McIlroy finished third in Abu Dhabi last week, giving him a fifth straight podium finish at the season-opening European Tour event, albeit without a win. He's done similarly well in his two visits to Torrey Pines, finishing third last year and fifth the year before. He had top-10s at the Masters and U.S. Open last fall. But despite all that, he's gone 17 months without a win anywhere in the world.
Tony Finau - $10,700 (20-1)
Normally we'd bypass Finau in this situation, coming off a bitter near-miss the week before. But that's become routine for Finau, and he's quite capable of another near-miss this week. He's finished top-6 three of the past four years here, with a 13th the other time, and has never been outside the top 25 in six career trips to San Diego. Last week notwithstanding, Finau had been putting better this season.
Harris English - $9,800 (25-1)
English has had a number of very high finishes here, and they came long before his game kicked into a new gear beginning some 16 months ago. He was runner-up in 2015 and eighth in 2018. We'll pay no mind to last year's 71st-place result. Since capturing the Tournament of Champions at the beginning of the month, English has played another tournament and a few weeks to recharge.
Tier 2 Values
Viktor Hovland - $9,300 (30-1)
Hovland is making his maiden trip to Torrey Pines, but for all its length it's a pretty straightforward course from tee to green. And that's where Hovland excels. He's not the longest hitter, but he's ranked seventh in SG: Off-the-Tee and is 11th in greens in regulation. He's even greatly improved his play around the greens.
Hideki Matsuyama - $9,200 (30-1)
This is a week where the top-25 machine can really make a run at a top-10 finish, even with his usual terrible putting. Matsuyama finished third here in 2019 and 12th the year before. He's ranked top-35 in all of SG: Off-the-Tee, Approach and Around the Green.
Ryan Palmer - $8,400 (50-1)
Palmer played great at the end of last year and into 2021 before a poor effort at Waialae (T41), so we'll toss that result aside. He's finished no worse than 21st at Torrey Pines the past three years and was runner-up in 2018. Palmer is ranked 15th on Tour in par-4 450-500.
Will Zalatoris - $8,100 (50-1)
Zalatoris has not played since Mayakoba in December. He's going to have to make the most of his opportunities when he gets a sponsor's invite, as he did this week. If he's in form despite the long layoff, Zalatoris' game is well-suited for Torrey Pines, as he's ranked top-10 in both SG: Off-the-Tee and Approach. This will be his second Farmers, having missed the cut in 2018.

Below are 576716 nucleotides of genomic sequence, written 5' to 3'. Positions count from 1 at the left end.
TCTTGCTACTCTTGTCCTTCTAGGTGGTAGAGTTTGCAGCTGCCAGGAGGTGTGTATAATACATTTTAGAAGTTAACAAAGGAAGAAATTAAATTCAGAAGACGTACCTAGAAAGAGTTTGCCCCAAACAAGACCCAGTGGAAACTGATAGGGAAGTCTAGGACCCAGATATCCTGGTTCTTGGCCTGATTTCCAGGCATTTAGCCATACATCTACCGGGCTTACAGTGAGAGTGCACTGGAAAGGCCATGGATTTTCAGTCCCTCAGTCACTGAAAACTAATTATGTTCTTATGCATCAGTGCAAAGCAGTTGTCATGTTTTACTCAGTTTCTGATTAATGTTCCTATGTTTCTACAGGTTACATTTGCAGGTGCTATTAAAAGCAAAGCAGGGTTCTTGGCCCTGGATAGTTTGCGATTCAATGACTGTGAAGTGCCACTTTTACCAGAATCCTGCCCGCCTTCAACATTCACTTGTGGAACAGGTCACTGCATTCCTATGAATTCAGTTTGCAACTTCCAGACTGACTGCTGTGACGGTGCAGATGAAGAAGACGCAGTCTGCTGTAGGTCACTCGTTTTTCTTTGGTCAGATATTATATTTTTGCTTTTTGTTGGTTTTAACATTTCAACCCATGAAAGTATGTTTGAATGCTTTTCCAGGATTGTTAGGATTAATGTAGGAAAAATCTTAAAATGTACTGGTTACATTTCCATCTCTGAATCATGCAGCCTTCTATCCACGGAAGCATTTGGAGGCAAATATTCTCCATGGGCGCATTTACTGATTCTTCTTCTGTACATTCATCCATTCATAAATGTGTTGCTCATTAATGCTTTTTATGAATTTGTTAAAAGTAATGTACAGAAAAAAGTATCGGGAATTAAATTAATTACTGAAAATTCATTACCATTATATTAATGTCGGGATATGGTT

Tier 3 Values
Gary Woodland - $7,800 (60-1)
After a pretty bad 12 months, Woodland arrives a whopping $1,700 cheaper than he was a year ago. He had been battling back problems, but last week had his best result in months, tying for 16th at the Amex. Before missing the cut here last year, he had made 10 straight Farmers cuts with half of them being top-20s.
Corey Conners - $7,700 (60-1)
We all know of Conners' putting difficulties. But in his lone visit to the Farmers in 2018, he putted decently in tying for 29th (he ranked 54th in the field that week). The rest of Conners' game is tailor-made for Torrey Pines.
Jason Kokrak - $7,700 (60-1)
Kokrak is another player in the superior ball striker/terrible putter mode well-suited for this course. He's finished top-25 here in three of his past four visits. Kokrak is ranked 26th in greens in regulation this season. But you know what? All of a sudden his putting has gotten better – he's ranked 14th on Tour.
Charles Howell III - $7,500 (100-1)
Like his 20-for-20 run at the Amex, Howell is a perfect 17-for-17 in making cuts here through the years. He also has a boatload of top-10s, with three runners-up and a tie for sixth in 2018. He also was 20th in 2019 before skipping 2020's tournament. The 41-year-old is still ranked top-50 in SG: Off-the-Tee and is 11th in SG: Putting.
Brandt Snedeker - $7,000 (125-1)
Snedeker's game has been in decline for a few years now – he just fell outside the top 100 in the OWGR – but there's no way we're bypassing the two-time champion who still finished third a year ago. Yes, the weather will make his task even harder, but the upside is just too great at this long-shot price. He's made the cut 11 of the past 12 years. On the other hand, Snedeker has not so much as finished in the top-15 since last year here.
John Huh - $7,000 (125-1)
The main reason Huh is priced even this high is because he's made the cut eight of the past nine years. But he's also playing well. He hasn't missed a cut this season and has four top-25s in five starts, including last week at the Amex. He is ranked 22nd on Tour in greens in regulation.
Martin Laird - $6,800 (200-1)
After winning the Shriners in the fall, Laird opened 2021 with a couple of decent weeks – T17 at the TOC and a made cut at the Amex (T47). He is ranked fourth on Tour in greens in regulation. Laird comes back to Torrey Pines year after year, and he's made the cut in seven of his past eight trips.
Anirban Lahiri - $6,400 (400-1)
We're admittedly going out on a limb here, but there are indications that Lahiri can at least make it to the weekend. He didn't do that last year, but he did so in 2018. He had a couple of top-25s in the fall season. While he doesn't have much to show for his two 2021 starts – T62 at the Sony and a missed cut at the Amex – he has shot four of his six rounds in the 60s. He's ranked inside the top 100 in SG: Tee-to-Green.